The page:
Enrollment procedures and class times are published each semester in the Schedule of Classes, available online at several weeks before enrollment. Questions about enrollment not answered in the Schedule of Classes should be directed to the Student Services Center. Students are responsible for assuring that their enrollments are what they intend and that adds, drops, swaps, and withdrawals are implemented as expected. The enrollment period begins several weeks prior to the beginning of classes, and is available online or by telephone (NOVAConnect) for students who have completed the admission process. You are encouraged to enroll early. You may adjust your schedule by adding, dropping, and/or swapping classes throughout the enrollment period. After the Schedule Adjustment period, you may drop classes or withdraw completely only in accordance with regulations stated in the current College Catalog. You are urged to promptly report any changes in your status online using NOVAConnect or at a Student Services Center so your official records are accurate and up-to-date. Address and telephone number changes are especially important so that correspondence from the College can reach you without delay. Please note that international students are required to notify the Student Services manager on their campus of record and the Immigration and Naturalization Service of any address changes within five days.

Counseling and Specialized Services Unit
• • • • • New/undecided student advising General Studies academic advising Career counseling Transfer counseling Disability services and counseling

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• • • • • •

Personal counseling Dual enrollment services Student success instruction Specialized financial aid assistance Veterans benefits and services Student activities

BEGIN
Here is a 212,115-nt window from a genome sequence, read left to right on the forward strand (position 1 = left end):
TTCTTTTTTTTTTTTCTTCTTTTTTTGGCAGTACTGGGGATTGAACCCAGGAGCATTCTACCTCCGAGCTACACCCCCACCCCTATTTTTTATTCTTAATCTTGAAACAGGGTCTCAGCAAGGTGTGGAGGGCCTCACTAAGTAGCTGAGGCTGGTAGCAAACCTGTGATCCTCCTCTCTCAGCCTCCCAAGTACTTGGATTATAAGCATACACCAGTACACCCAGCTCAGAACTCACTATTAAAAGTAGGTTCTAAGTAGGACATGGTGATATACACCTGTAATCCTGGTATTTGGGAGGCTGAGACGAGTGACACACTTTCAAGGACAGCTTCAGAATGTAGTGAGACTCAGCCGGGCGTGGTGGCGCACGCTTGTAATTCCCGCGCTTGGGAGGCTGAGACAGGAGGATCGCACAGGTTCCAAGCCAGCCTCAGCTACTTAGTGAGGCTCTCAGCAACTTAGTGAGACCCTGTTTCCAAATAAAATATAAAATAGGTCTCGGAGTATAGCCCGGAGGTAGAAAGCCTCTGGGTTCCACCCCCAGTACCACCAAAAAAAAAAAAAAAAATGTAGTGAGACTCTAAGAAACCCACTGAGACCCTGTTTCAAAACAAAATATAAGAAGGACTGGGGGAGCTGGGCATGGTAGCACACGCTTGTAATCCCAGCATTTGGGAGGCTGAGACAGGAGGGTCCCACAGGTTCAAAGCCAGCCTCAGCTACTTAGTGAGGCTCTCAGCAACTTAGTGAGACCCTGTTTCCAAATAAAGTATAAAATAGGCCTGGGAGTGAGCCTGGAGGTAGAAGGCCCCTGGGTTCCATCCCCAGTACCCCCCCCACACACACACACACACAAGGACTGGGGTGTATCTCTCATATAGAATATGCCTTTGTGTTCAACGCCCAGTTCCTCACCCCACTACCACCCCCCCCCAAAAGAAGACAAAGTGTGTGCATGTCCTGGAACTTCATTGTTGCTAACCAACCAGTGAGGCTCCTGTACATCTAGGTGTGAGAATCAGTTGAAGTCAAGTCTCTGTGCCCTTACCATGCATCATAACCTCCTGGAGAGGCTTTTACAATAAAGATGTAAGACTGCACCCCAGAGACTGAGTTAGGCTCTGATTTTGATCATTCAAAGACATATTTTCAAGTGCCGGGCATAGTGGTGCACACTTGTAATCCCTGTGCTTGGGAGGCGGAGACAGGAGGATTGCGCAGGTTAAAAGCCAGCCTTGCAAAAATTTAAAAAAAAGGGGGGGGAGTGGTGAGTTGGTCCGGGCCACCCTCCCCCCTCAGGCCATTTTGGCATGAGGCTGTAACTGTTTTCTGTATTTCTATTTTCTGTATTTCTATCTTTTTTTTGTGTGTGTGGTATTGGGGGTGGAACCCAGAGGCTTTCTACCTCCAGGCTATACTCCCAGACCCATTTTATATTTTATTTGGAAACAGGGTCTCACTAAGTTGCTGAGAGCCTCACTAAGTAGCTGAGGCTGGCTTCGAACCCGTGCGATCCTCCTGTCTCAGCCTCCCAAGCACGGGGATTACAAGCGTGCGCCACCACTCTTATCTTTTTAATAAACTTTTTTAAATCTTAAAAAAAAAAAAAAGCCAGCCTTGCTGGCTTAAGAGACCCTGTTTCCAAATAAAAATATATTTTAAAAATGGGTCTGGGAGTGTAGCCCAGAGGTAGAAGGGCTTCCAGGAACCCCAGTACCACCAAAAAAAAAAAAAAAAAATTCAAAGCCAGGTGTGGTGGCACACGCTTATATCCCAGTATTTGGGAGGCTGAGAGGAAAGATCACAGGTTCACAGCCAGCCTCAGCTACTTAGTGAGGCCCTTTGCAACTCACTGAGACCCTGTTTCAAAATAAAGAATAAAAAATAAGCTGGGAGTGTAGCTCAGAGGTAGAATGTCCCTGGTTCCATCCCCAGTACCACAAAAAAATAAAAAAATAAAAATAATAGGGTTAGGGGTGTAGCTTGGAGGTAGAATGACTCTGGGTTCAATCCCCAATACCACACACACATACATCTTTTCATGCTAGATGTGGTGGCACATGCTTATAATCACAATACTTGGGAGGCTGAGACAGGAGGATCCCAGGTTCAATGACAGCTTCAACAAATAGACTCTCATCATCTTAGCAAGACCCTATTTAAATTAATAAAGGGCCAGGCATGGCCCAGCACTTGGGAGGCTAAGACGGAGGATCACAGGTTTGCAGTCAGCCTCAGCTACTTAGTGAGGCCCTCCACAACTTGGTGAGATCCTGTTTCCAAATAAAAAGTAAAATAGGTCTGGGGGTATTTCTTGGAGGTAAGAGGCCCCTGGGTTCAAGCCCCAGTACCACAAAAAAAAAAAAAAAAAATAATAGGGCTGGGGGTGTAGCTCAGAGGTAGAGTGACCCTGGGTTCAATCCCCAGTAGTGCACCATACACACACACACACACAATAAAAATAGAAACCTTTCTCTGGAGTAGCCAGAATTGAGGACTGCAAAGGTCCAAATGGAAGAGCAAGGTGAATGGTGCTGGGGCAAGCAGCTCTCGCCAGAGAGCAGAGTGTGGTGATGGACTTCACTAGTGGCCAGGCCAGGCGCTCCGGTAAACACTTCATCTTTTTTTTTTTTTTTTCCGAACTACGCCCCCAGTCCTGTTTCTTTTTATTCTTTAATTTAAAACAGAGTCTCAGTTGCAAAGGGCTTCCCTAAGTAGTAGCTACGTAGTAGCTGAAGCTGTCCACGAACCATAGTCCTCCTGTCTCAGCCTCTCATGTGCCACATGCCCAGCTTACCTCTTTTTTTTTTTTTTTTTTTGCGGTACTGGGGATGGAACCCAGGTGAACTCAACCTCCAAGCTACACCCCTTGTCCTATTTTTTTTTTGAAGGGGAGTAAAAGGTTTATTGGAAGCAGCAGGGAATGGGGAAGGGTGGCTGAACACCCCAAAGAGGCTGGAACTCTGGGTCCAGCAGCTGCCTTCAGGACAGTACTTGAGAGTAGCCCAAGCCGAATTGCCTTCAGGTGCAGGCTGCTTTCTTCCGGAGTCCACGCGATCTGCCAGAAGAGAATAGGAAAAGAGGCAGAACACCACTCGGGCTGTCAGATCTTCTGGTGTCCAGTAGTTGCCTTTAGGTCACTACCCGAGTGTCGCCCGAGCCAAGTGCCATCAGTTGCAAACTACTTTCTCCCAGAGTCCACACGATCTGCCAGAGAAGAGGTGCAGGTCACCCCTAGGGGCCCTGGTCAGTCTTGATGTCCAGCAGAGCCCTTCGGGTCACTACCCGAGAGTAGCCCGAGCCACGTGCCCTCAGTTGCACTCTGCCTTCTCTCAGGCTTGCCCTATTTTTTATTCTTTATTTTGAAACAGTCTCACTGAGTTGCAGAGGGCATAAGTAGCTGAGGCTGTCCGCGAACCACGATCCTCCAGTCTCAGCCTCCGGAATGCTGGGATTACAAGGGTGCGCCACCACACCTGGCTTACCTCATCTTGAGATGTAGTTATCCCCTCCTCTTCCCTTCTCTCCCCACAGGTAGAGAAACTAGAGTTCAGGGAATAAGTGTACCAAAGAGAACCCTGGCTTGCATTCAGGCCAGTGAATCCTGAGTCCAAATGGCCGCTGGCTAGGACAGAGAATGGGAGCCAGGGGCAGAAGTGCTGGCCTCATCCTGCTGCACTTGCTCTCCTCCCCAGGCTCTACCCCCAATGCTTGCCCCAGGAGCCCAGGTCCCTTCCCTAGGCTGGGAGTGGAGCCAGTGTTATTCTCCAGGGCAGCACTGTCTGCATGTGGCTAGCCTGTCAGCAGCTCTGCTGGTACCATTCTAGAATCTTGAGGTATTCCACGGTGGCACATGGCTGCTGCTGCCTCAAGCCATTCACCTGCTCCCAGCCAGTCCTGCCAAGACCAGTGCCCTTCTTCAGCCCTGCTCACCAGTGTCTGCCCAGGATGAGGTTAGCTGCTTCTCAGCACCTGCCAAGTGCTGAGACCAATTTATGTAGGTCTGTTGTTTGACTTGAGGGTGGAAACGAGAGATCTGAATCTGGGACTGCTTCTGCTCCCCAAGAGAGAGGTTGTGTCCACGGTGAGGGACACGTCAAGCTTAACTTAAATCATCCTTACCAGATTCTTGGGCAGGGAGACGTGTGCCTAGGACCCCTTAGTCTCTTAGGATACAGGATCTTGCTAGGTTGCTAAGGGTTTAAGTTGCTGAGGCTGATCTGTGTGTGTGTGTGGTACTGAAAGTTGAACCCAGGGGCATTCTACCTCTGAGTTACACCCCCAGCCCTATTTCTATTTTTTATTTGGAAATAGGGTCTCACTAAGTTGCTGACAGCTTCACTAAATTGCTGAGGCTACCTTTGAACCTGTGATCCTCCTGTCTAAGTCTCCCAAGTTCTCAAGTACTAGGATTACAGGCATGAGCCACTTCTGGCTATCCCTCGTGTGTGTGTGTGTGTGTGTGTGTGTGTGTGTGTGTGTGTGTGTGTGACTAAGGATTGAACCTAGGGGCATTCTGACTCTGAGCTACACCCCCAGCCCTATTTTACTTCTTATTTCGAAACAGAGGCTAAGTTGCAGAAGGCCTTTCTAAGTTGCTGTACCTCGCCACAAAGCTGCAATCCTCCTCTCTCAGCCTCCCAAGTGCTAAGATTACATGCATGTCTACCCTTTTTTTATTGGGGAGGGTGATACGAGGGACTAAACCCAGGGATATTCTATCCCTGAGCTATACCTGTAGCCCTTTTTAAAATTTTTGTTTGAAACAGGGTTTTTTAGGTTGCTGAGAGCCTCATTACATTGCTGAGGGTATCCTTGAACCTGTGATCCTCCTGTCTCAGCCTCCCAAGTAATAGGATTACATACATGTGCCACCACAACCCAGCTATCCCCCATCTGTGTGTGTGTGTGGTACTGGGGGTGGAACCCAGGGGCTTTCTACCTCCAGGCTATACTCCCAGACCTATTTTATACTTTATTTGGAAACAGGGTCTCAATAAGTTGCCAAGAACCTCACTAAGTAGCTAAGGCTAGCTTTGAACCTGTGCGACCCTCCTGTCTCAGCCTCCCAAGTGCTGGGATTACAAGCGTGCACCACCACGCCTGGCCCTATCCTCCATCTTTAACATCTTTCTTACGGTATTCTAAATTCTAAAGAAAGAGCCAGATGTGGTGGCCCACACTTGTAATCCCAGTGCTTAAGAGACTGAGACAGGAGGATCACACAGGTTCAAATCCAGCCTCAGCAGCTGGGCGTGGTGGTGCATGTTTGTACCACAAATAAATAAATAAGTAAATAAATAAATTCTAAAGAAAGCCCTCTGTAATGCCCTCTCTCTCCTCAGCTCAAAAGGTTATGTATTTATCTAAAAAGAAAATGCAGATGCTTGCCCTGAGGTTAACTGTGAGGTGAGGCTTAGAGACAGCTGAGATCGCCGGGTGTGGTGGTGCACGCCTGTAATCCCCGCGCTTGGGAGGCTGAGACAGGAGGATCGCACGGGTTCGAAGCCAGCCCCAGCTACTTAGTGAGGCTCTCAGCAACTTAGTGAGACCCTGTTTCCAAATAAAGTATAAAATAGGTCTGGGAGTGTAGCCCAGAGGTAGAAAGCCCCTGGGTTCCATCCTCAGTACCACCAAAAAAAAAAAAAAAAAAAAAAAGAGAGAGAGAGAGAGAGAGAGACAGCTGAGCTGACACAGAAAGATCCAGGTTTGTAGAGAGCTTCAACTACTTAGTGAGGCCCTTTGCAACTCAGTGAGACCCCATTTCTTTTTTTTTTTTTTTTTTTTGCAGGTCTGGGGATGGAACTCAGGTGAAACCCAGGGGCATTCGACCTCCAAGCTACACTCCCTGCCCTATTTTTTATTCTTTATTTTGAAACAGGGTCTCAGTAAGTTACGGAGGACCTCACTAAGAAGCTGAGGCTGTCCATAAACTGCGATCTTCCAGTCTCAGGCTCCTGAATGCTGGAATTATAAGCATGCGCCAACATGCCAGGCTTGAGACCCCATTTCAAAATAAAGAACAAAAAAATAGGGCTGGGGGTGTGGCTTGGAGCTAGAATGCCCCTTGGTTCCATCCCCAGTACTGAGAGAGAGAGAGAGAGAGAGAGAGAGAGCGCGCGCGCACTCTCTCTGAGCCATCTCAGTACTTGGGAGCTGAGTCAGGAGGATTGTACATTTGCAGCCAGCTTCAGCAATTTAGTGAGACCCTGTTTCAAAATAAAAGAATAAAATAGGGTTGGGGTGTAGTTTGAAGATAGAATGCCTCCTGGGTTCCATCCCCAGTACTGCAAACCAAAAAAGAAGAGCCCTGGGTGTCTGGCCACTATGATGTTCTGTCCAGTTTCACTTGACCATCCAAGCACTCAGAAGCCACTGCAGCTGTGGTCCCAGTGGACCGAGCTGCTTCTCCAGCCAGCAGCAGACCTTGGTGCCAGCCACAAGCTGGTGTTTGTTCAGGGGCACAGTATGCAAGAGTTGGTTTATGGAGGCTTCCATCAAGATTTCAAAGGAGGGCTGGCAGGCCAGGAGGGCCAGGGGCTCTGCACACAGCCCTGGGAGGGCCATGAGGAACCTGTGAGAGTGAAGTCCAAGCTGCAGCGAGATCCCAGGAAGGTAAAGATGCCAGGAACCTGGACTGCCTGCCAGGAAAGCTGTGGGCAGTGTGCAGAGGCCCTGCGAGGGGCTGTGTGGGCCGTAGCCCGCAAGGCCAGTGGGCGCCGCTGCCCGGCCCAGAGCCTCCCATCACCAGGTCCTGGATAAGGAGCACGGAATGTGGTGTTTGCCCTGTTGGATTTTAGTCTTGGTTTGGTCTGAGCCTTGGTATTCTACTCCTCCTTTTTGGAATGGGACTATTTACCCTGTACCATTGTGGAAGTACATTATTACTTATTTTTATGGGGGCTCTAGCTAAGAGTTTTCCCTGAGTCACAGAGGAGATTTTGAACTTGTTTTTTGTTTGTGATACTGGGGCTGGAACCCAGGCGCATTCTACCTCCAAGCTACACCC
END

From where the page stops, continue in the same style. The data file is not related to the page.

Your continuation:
Counseling Services As a service to you, the College maintains a staff of professional counselors to assist you in making decisions regarding your career, educational and personal/social concerns and plans. The counselors provide support services by aiding in curriculum choice, by providing individual and group counseling, and by acting as a resource to all faculty in their advising and instructional functions. All students are encouraged to seek information and assistance from faculty advisors in career and occupational planning. To graduate, you must obtain certification by your faculty advisor that all requirements for the degree have been met. Near the mid-point (30 credit hours) of your program, it is recommended that you meet with your advisor to discuss your progress toward graduation. Mental Health As a non-residential college, NOVA does not offer student mental health services. Counselors, however, are available to discuss personal concerns with students and to make referrals to mental health professionals in the community when appropriate. All discussions with a counselor are confidential unless, in the counselor’s professional judgment, the student poses a threat to him/herself or to others. New Student Orientation New Student Orientation sessions are offered at all campuses before the Spring and Fall semesters. They are designed for recent high school graduates and first semester NOVA students and are strongly encouraged. New Student Orientation gives students and parents the opportunity to learn about resources at NOVA, including degree and certificate programs, financial aid programs, transfer agreements and success skills. Students will also receive information on choosing classes and learn how to register for classes online.